In some regions of Indonesia, the coffee beans are stored in a humid room for up to 3 years. In this way, the beans swell, which changes their natural flavor and reveals new nuances.
This gives coffee from beans that have undergone this aging process a sweeter taste and more body, while having less acidity compared to coffee made from unripened beans.
However, quite a few people claim that Java coffee has gone down in quality. It is also said that the coffee tastes strange due to the aging process. It is best to taste it and draw your own conclusions.
The most famous commercial varieties of Java coffee
Indonesian West Blue Java coffee
This coffee comes from the Sunda region, the area where the cultivation of Java coffee began in Indonesia.
The coffee is 100% hand selected, which is one of the reasons it is considered a full-bodied coffee with an earthy or dry taste.
It is also a coffee with low acidity, a sweet taste with hints of chocolate.
Kopi Luwak coffee from Java
The Kopi Luwak is considered the most expensive coffee in the world and is famous for its production method. Once the fruit is harvested, the beans are extracted and fed to the civet cat, a mammal common in Southeast Asia and sub-Saharan Africa.
Then the animal eats the coffee beans, digests them and finally excretes them. Producers then collect the animals’ feces with the partially digested beans and process them into coffee.
Thus, the distributors of this coffee claim that while the coffee beans are in the animal’s intestines, they undergo a fermentation process.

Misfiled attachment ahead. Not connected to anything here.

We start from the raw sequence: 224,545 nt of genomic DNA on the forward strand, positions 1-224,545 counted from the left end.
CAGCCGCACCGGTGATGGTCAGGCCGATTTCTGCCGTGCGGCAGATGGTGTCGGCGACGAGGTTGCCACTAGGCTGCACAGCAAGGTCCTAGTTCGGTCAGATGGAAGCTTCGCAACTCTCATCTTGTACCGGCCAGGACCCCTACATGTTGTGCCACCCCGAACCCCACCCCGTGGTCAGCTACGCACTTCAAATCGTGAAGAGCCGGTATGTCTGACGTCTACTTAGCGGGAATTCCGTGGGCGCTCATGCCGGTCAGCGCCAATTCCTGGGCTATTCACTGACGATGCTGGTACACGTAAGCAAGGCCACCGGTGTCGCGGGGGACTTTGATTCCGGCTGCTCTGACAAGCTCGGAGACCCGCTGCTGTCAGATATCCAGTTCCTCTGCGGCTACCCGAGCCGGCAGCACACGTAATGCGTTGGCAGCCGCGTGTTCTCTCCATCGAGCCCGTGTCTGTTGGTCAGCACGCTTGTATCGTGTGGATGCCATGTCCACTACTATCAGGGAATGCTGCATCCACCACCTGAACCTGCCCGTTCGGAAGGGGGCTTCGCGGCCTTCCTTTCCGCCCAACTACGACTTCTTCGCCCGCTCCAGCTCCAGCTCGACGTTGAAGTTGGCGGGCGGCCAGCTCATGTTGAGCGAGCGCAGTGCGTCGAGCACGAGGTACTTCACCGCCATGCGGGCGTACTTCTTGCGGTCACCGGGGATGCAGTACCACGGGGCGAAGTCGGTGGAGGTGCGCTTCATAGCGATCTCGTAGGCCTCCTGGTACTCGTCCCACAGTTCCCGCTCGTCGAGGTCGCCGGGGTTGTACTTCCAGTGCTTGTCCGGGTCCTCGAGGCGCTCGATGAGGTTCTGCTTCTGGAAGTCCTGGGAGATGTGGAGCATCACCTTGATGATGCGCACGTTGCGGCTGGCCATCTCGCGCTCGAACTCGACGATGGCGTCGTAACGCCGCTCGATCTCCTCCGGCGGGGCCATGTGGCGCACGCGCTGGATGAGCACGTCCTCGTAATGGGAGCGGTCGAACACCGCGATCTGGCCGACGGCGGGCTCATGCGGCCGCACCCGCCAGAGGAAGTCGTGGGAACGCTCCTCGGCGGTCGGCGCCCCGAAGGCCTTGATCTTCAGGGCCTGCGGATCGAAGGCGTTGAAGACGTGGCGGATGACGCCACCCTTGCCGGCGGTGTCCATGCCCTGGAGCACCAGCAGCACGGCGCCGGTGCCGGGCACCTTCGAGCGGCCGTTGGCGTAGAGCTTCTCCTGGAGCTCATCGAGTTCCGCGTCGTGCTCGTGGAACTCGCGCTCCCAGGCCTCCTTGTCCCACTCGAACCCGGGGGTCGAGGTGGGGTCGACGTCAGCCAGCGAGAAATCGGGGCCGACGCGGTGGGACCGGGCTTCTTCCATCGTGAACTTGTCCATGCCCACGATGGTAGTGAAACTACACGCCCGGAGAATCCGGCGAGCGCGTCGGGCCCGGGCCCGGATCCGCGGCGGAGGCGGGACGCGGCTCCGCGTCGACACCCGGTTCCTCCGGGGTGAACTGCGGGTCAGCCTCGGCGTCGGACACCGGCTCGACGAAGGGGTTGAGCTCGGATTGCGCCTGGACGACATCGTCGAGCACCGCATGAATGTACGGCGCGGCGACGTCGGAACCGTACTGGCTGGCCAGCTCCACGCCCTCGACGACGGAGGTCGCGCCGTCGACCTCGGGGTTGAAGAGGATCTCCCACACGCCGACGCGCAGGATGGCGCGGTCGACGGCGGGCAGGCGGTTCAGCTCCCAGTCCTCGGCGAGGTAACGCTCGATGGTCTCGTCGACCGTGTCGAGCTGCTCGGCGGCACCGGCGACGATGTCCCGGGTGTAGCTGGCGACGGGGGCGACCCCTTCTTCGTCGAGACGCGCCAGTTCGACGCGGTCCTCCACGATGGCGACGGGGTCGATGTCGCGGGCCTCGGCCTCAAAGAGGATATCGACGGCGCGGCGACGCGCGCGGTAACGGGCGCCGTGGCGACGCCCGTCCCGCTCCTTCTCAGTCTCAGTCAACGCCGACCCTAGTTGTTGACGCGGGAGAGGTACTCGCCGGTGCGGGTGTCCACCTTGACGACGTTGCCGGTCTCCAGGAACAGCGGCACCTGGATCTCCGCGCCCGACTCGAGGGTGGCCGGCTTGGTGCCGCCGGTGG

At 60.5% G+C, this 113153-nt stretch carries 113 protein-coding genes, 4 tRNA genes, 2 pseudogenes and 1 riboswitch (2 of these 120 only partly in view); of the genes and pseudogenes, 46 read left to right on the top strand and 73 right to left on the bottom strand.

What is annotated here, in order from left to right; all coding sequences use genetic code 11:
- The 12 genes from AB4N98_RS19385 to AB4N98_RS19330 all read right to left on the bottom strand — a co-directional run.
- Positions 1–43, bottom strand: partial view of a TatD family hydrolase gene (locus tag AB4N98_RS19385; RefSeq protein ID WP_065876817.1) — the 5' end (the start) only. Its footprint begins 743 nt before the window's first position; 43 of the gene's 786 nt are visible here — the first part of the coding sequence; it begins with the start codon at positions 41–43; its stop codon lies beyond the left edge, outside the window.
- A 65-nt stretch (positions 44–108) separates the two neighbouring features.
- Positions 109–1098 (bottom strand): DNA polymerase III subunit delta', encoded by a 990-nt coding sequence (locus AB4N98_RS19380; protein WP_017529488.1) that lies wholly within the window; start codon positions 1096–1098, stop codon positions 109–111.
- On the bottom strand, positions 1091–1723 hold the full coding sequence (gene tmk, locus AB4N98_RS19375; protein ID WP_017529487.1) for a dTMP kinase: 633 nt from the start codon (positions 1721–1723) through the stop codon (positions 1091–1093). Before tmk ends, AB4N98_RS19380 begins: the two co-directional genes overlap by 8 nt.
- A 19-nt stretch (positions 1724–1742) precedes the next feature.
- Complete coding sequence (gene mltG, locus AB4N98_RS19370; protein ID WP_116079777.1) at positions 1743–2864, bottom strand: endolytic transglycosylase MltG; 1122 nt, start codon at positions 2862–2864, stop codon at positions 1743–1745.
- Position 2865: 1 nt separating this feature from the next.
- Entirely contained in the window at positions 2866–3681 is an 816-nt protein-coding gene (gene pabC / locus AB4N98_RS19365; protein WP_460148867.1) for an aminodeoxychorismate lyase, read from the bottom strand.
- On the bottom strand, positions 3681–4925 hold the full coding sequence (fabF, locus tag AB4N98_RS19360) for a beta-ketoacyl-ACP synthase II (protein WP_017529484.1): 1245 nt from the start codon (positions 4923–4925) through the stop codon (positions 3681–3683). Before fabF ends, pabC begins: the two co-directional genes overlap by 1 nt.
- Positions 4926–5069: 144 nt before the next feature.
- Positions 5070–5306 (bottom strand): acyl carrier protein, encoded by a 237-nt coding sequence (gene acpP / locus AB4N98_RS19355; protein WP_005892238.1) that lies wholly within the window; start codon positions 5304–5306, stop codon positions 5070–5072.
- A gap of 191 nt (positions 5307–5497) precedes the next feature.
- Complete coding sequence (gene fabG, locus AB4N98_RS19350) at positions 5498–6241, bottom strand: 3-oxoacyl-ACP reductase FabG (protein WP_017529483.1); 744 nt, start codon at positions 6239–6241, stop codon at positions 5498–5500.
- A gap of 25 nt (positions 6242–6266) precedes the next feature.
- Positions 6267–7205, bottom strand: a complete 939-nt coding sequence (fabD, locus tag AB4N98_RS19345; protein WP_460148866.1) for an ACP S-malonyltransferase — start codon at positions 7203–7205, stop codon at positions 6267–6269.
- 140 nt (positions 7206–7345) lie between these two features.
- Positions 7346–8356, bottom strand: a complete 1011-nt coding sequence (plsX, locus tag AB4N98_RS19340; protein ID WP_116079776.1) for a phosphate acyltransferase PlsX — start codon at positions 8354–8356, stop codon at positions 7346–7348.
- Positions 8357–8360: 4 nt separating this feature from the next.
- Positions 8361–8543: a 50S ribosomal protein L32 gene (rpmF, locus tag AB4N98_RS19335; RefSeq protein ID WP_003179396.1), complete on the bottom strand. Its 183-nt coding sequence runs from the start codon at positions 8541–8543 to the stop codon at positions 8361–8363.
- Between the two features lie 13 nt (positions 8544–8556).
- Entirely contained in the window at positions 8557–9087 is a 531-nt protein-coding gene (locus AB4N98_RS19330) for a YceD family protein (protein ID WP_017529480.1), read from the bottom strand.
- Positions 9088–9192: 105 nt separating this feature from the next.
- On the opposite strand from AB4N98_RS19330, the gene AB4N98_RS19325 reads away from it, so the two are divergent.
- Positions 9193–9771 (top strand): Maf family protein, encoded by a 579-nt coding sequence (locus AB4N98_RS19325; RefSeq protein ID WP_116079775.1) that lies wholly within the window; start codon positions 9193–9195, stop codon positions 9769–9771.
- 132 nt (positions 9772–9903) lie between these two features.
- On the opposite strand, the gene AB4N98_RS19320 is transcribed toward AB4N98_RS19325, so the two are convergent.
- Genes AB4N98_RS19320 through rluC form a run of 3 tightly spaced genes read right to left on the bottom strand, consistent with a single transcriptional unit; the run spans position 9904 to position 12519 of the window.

This supposedly makes the coffee very balanced, with little acidity and bitterness, which also has a caramel note.
Java moka coffee
For many, this is the most popular coffee in Indonesia and is characterized by a strong acidic taste with a full-bodied and slightly sweet aroma.
Java mocha coffee is made by blending Robusta and Arabica beans. However, some dislike the somewhat viscous texture this variant can have.
The aroma is characterized by herbal notes.
Why the name Moka?
Mocha Java, also known as Moka, is the oldest known coffee blend. But don’t confuse it with mocaccino, because they are unrelated.
Do you remember Yemen and its coffee cultivation? Once the coffee harvest was brought in, the harvest was exported through the port of Mocha.
So, the coffee was called “mocha” especially in Arabic countries. Although the climatic conditions in Yemen and Ethiopia were different, the coffee grown in the Asian country was quite similar in taste to its African counterpart.
Therefore, the coffee tasted sweet and fruity. However, after the Dutch brought the coffee to Indonesia, the coffee started to taste different.
The climate in Indonesia was wetter, so the drink made from the beans grown on the island became richer and had a drier consistency.
Then the coffee farmers of the time realized that by blending the new Java coffee with beans imported from Yemen, that is, with mocha coffee, they would get a drink that was much more balanced in body and aroma.